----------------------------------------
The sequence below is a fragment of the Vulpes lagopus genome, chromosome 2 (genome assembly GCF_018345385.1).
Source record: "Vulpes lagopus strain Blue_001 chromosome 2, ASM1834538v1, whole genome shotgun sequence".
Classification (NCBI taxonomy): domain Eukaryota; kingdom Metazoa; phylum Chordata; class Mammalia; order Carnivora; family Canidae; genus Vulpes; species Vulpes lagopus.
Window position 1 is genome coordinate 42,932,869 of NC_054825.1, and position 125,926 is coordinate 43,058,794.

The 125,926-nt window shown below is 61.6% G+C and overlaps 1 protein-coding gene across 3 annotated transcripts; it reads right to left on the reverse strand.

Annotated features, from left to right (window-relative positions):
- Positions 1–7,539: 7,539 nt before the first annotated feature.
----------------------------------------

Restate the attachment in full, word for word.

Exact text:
The sequence below is a fragment of the Vulpes lagopus genome, chromosome 2 (genome assembly GCF_018345385.1).
Source record: "Vulpes lagopus strain Blue_001 chromosome 2, ASM1834538v1, whole genome shotgun sequence".
Classification (NCBI taxonomy): domain Eukaryota; kingdom Metazoa; phylum Chordata; class Mammalia; order Carnivora; family Canidae; genus Vulpes; species Vulpes lagopus.
Window position 1 is genome coordinate 42,932,869 of NC_054825.1, and position 125,926 is coordinate 43,058,794.

The 125,926-nt window shown below is 61.6% G+C and overlaps 1 protein-coding gene across 3 annotated transcripts; it reads right to left on the reverse strand.

Annotated features, from left to right (window-relative positions):
- Positions 1–7,539: 7,539 nt before the first annotated feature.